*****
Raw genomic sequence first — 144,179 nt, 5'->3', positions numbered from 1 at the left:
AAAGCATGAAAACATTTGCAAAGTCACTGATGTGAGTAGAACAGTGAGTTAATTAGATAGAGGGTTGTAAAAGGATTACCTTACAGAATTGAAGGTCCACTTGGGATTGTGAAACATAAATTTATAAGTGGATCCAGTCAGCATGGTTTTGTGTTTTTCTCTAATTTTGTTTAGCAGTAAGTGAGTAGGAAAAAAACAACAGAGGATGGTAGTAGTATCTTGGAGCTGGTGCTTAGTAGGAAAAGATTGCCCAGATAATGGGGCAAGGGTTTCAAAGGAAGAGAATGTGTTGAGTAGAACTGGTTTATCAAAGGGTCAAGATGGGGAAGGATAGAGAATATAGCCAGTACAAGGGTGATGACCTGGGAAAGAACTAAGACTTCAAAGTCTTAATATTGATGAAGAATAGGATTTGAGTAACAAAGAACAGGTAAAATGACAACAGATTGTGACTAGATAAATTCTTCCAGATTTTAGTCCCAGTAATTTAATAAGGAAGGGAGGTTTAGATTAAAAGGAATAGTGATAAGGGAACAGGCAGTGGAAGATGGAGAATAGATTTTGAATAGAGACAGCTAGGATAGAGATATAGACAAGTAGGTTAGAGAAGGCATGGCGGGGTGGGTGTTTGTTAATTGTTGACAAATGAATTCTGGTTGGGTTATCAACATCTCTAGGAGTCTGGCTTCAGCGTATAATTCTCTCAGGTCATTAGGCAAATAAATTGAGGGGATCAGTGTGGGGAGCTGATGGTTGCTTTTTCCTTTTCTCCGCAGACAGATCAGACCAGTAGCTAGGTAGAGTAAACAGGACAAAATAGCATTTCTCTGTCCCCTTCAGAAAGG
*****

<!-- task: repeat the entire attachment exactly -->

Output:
Raw genomic sequence first — 144,179 nt, 5'->3', positions numbered from 1 at the left:
AAAGCATGAAAACATTTGCAAAGTCACTGATGTGAGTAGAACAGTGAGTTAATTAGATAGAGGGTTGTAAAAGGATTACCTTACAGAATTGAAGGTCCACTTGGGATTGTGAAACATAAATTTATAAGTGGATCCAGTCAGCATGGTTTTGTGTTTTTCTCTAATTTTGTTTAGCAGTAAGTGAGTAGGAAAAAAACAACAGAGGATGGTAGTAGTATCTTGGAGCTGGTGCTTAGTAGGAAAAGATTGCCCAGATAATGGGGCAAGGGTTTCAAAGGAAGAGAATGTGTTGAGTAGAACTGGTTTATCAAAGGGTCAAGATGGGGAAGGATAGAGAATATAGCCAGTACAAGGGTGATGACCTGGGAAAGAACTAAGACTTCAAAGTCTTAATATTGATGAAGAATAGGATTTGAGTAACAAAGAACAGGTAAAATGACAACAGATTGTGACTAGATAAATTCTTCCAGATTTTAGTCCCAGTAATTTAATAAGGAAGGGAGGTTTAGATTAAAAGGAATAGTGATAAGGGAACAGGCAGTGGAAGATGGAGAATAGATTTTGAATAGAGACAGCTAGGATAGAGATATAGACAAGTAGGTTAGAGAAGGCATGGCGGGGTGGGTGTTTGTTAATTGTTGACAAATGAATTCTGGTTGGGTTATCAACATCTCTAGGAGTCTGGCTTCAGCGTATAATTCTCTCAGGTCATTAGGCAAATAAATTGAGGGGATCAGTGTGGGGAGCTGATGGTTGCTTTTTCCTTTTCTCCGCAGACAGATCAGACCAGTAGCTAGGTAGAGTAAACAGGACAAAATAGCATTTCTCTGTCCCCTTCAGAAAGG